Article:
Doctor Squibb: The Life and Times of a Rugged Idealist

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Simon and Schuster, 1958 - Médecins - Biographies - 371 pages
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"Perhaps the most remarkable commentary on the remarkable life story of Dr. Edward Robinson Squibb is the fact that it is almost unknown today. A hundred years ago "Squibb" meant "ether" to the physicians and apothecaries of the United States. Dr. Squibb was a true pioneer in anesthesia. He received his M.D. degree in 1845, the year before Dr. W.T.G. Morton gave his first public demonstration of the use of ether to eliminate pain in surgery. Thus, Dr. Squibb's medical career not only paralleled the birth and growth of the era of anesthetics; at times the two were indistinguishable. As an assistant surgeon in the United States Navy, Dr. Squibb saw ether used and misused. He noted that its effect varied greatly, and that it was not always successful in producing deep anesthesia. Finding that the variations were a direct result of impurities and of uneven strength, he was the first to devise a method of making pure ether of uniform quality. He also invented a process of distilling ether with live steam, thus eliminating the danger of an open flame to so volatile a liquid. Once he standardized the manufacture of ether, he followed his product into the operating room to perfect the techniques of its administration and to study effective dosage. To this end he invented a mask to replace the inhaler of Dr. Morton. Uniformity and purity became a lifetime passion with Dr. Squibb, a crusade which was to embrace all pharmacy. This book is about Dr. Squibb the man, based on his private journals written over the course of his adult life. The whole constitutes a personal and sharply observed panorama of nineteenth-century Philadelphia, New York, and Brooklyn, a critical appraisal of the state of American medicine a century ago, and a vivid self-portrait of Dr. Squibb the man." -- from Preface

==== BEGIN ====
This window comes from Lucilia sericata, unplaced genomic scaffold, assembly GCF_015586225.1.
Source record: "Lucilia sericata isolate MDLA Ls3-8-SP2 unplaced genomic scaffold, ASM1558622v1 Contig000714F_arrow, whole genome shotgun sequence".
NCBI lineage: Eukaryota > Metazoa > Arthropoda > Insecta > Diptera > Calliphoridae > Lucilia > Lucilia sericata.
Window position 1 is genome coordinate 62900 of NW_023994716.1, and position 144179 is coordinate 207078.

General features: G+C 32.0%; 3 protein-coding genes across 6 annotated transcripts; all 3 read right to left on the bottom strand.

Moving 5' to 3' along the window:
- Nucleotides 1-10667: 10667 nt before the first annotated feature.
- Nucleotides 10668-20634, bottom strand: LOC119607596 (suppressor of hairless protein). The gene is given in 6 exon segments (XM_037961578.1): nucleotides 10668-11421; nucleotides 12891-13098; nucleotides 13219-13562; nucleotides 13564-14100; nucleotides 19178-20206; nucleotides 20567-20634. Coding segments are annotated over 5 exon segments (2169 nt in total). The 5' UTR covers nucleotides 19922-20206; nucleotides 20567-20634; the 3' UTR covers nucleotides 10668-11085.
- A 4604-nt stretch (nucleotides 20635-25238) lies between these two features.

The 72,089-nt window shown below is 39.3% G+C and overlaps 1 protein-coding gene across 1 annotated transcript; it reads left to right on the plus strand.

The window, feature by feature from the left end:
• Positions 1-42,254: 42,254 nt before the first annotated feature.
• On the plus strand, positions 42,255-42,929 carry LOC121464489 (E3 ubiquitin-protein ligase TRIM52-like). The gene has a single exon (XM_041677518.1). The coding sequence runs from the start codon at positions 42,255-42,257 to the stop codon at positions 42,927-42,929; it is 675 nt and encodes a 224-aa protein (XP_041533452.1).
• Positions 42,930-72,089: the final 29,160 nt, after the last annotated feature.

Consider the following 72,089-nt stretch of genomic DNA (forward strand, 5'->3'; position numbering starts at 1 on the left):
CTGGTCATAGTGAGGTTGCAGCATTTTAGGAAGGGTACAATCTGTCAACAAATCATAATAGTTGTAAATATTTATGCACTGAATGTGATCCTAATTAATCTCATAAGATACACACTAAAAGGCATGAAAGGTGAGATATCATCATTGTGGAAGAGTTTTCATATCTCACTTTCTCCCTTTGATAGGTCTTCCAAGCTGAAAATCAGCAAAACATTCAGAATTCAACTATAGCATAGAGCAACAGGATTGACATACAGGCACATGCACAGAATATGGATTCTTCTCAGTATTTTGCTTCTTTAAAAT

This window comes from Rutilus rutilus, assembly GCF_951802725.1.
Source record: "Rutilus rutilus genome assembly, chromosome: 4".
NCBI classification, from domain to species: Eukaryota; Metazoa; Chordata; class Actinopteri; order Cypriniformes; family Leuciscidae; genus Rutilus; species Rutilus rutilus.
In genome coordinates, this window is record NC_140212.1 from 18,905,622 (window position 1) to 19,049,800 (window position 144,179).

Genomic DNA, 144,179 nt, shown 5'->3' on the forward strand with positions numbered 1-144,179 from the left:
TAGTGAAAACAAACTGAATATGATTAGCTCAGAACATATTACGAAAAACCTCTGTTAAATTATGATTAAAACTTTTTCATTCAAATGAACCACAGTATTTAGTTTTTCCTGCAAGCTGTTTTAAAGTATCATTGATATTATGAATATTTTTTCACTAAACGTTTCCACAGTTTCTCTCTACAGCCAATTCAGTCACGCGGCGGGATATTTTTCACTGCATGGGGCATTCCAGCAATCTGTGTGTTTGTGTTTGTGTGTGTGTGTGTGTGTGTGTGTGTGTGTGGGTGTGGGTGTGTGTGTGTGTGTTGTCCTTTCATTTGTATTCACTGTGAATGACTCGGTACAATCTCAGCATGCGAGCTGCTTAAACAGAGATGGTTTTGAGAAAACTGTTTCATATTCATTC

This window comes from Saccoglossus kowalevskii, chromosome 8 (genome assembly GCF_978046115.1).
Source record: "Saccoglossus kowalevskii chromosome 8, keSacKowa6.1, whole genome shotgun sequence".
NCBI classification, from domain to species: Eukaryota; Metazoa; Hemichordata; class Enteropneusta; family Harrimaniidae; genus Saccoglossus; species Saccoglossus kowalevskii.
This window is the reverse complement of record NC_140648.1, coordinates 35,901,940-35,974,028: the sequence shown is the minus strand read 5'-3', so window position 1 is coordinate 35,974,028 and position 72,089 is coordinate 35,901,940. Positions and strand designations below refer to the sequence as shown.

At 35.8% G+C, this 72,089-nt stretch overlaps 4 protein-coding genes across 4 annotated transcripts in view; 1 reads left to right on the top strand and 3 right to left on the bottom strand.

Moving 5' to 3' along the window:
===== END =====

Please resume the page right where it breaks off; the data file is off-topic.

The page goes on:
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Seagoing Quaker
The Rubbing Up
The Flowering

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